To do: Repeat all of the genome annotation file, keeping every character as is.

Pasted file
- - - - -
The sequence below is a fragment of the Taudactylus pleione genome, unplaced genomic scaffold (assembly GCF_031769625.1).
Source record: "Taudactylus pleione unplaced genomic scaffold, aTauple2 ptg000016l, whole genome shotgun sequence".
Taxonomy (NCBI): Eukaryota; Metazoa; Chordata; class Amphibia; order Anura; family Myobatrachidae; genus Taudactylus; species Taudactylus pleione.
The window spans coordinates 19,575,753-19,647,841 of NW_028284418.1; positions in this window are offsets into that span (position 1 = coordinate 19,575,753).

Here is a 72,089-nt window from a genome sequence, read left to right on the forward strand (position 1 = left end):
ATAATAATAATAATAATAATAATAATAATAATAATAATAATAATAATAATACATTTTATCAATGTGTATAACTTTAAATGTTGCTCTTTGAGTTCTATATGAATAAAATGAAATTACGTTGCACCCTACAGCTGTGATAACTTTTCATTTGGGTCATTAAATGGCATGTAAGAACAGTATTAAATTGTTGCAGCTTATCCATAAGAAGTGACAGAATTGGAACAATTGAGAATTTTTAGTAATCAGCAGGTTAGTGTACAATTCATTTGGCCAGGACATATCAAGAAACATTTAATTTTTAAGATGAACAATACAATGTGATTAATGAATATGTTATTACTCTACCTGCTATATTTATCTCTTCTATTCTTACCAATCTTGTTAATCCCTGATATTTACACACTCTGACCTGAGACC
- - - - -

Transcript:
The sequence below is a fragment of the Taudactylus pleione genome, unplaced genomic scaffold (assembly GCF_031769625.1).
Source record: "Taudactylus pleione unplaced genomic scaffold, aTauple2 ptg000016l, whole genome shotgun sequence".
Taxonomy (NCBI): Eukaryota; Metazoa; Chordata; class Amphibia; order Anura; family Myobatrachidae; genus Taudactylus; species Taudactylus pleione.
The window spans coordinates 19,575,753-19,647,841 of NW_028284418.1; positions in this window are offsets into that span (position 1 = coordinate 19,575,753).

Here is a 72,089-nt window from a genome sequence, read left to right on the forward strand (position 1 = left end):
ATAATAATAATAATAATAATAATAATAATAATAATAATAATAATAATAATACATTTTATCAATGTGTATAACTTTAAATGTTGCTCTTTGAGTTCTATATGAATAAAATGAAATTACGTTGCACCCTACAGCTGTGATAACTTTTCATTTGGGTCATTAAATGGCATGTAAGAACAGTATTAAATTGTTGCAGCTTATCCATAAGAAGTGACAGAATTGGAACAATTGAGAATTTTTAGTAATCAGCAGGTTAGTGTACAATTCATTTGGCCAGGACATATCAAGAAACATTTAATTTTTAAGATGAACAATACAATGTGATTAATGAATATGTTATTACTCTACCTGCTATATTTATCTCTTCTATTCTTACCAATCTTGTTAATCCCTGATATTTACACACTCTGACCTGAGACC